College Board wields too much power upon high school students


This is one of the main offices of the non-profit organization The College Board; located in Reston, VA. Photo credit: Joseph Freeman and Associates.

Braden Ward, Staff Writer

In the 21st century, college is increasingly pushed on students. Starting as early as elementary school, it’s hammered into the minds of young students that college is a necessity for succeeding in life.

The pros of attending a four-year university are put on a pedestal while the cons of college are often hidden away.    

This is a problem because it creates a sense of tunnel vision for students’ choices after high school. There are many other great choices for students after high school, such as vocational education; however, these options aren’t as encouraged.

Even attending community college is looked down upon by some students as it’s not seen as “prestigious” as attending a four-year university.

Colleges and college associated programs/organizations should loosen their grip on primary and secondary schools and their students.

An example of a program/organization choking high school students to death is the College Board. College Board is in charge of the PSAT/NMSQT test, SAT test, and Advanced Placement (AP) classes.

For example, students in Virginia Beach City Public Schools (VBCPS) take the PSAT/NMSQT from 8th grade through eleventh grade.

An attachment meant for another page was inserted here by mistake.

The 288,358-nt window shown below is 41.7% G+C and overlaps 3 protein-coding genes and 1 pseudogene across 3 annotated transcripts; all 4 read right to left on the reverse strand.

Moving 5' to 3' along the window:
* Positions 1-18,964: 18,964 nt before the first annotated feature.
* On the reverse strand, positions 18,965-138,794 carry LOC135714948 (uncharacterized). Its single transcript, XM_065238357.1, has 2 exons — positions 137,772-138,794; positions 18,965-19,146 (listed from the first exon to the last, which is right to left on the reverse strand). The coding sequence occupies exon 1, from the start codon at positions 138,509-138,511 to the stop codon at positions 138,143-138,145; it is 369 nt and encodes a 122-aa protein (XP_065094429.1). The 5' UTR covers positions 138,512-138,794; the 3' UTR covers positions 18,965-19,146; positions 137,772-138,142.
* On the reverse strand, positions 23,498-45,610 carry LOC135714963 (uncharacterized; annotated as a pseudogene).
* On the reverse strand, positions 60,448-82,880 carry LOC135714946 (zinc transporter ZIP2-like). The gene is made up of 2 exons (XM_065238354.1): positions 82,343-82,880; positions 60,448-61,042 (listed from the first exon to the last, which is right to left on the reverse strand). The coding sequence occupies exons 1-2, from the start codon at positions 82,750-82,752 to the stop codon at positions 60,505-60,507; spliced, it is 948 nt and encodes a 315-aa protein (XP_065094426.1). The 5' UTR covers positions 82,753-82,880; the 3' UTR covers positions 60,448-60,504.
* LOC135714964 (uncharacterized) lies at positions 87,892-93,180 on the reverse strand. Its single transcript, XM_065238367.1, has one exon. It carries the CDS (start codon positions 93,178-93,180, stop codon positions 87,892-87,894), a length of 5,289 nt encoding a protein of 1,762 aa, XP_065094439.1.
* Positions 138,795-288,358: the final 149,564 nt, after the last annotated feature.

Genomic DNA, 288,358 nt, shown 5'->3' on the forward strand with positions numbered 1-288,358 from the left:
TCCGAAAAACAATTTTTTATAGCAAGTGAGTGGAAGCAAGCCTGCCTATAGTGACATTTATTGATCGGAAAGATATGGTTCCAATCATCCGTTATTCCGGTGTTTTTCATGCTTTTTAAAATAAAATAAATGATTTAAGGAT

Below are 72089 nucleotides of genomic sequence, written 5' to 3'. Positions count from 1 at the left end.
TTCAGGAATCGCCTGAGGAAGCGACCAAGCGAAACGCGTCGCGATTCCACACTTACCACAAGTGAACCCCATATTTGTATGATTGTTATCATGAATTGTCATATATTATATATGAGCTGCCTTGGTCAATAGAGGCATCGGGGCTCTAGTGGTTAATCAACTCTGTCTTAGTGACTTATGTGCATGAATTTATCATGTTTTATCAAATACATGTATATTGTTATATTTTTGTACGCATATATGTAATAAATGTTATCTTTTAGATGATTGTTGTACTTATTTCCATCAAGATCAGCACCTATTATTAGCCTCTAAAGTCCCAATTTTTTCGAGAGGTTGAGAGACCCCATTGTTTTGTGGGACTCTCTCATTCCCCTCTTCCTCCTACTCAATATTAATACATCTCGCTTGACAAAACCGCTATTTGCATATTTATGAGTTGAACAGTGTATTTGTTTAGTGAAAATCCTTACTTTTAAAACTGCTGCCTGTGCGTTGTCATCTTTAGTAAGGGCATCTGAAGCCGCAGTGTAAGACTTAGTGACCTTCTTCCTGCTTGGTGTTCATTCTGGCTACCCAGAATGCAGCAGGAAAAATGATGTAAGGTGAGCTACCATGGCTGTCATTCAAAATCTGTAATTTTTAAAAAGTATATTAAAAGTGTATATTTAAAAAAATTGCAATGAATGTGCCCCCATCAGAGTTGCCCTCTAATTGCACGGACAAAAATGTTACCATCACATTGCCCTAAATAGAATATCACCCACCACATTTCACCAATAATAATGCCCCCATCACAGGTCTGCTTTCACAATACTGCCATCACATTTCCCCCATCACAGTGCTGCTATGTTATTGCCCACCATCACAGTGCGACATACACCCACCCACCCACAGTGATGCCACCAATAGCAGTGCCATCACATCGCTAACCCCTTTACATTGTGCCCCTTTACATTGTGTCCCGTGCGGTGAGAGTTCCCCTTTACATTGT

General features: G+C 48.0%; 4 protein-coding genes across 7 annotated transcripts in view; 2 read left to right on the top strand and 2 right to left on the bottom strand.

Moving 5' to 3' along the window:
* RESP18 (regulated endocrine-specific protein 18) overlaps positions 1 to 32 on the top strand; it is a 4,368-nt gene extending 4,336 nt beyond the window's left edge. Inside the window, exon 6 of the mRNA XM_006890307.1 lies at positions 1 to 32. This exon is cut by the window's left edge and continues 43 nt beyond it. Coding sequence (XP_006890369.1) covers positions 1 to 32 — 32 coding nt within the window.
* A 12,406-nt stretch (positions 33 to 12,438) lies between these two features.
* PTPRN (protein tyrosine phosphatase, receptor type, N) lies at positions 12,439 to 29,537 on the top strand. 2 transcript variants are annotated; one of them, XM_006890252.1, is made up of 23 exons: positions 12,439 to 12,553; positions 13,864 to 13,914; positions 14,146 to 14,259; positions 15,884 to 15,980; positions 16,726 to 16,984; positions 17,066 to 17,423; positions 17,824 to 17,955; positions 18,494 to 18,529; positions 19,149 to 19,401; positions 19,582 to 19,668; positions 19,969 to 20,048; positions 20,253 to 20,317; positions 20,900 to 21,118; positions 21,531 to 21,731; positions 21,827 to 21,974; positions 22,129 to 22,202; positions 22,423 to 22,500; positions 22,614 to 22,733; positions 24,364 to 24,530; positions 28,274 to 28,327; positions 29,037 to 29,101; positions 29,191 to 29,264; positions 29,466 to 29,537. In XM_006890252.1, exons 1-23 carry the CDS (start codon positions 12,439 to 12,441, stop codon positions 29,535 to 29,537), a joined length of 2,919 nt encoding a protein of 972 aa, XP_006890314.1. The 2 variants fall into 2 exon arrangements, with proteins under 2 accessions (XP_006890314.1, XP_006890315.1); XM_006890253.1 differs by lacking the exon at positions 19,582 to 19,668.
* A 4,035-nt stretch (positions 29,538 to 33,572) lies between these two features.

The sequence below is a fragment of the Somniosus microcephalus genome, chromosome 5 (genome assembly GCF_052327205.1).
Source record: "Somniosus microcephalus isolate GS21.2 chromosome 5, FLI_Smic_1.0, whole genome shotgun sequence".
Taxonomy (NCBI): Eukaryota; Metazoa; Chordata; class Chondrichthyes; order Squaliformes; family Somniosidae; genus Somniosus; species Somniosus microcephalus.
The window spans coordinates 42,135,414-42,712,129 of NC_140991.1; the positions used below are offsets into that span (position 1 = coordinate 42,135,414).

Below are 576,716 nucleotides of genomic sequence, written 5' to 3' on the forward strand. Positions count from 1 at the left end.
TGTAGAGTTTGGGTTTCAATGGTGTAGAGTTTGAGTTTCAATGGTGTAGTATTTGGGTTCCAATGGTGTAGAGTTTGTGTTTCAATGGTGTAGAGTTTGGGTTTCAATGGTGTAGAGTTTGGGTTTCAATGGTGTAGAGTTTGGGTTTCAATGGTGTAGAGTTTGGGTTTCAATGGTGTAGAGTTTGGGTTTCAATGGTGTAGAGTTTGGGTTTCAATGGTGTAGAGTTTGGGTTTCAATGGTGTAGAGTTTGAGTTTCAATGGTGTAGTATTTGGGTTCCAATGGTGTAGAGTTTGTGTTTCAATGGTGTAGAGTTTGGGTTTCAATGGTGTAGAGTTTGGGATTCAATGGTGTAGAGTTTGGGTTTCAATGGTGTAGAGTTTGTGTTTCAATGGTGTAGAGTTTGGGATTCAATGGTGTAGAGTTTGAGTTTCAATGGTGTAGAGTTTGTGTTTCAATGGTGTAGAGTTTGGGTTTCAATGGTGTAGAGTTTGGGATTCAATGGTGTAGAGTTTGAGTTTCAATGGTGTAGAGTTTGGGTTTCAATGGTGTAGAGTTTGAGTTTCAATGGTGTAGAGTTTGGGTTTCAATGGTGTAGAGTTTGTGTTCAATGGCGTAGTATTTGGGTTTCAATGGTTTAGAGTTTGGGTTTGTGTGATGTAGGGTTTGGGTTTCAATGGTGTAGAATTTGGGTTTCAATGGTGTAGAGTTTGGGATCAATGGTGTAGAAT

The only way out of taking the test in school is to skip school, but it’s specifically designed to prepare students to do well on the SAT. A test that many students won’t take at all or do is the American College Test (ACT).   

Whether or not a student wants to go to college doesn’t matter, students will still end up taking the PSAT more than once.

The College Board also runs the AP courses, these classes are designed to be more rigorous and challenging while also being worth a college credit. For example, AP Calculus AB is equivalent to taking Calculus 1 in college.

However, the college credit is only given to a student if their college accepts their exam score. Some colleges don’t accept any AP classes for college credit, so the student may have to pay a boat load of money for a class they already took.

Students who take the AP class for the challenge or extra content and don’t take the exam are looked down upon by their teachers and sometimes their peers.

In turn, it is obvious that the College Board has a tight grip and an obscene amount of power/influence on the secondary schools of America.

However, it’s not like they have bad intentions; college does have undeniable benefits. People who attend college generally make more money than their peers who don’t attend college. College, though expensive, can also provide more choices for jobs, specifically those in technology and science. 

However, if students were more careful in selecting more economical colleges, then the level of student loans/debt could be helped. A staggering 66 percent of students graduate from public colleges with debt. This can be “fixed” with scholarships, which definitely helps, but can only help so much.

Colleges and their associated organizations simply need to loosen their grip on primary and secondary school students.

This is easier said than done as AP classes are encouraged by millions of educators in this nation. Maybe schools could encourage and advertise post secondary options, like the military or the traditional workforce. Students could earn money through these options first before heading straight to an university to earn a degree they are not even convinced is their passion. 

Too much power is never a good thing in any circumstances, and that’s exactly what we are dealing with when it comes to the College Board.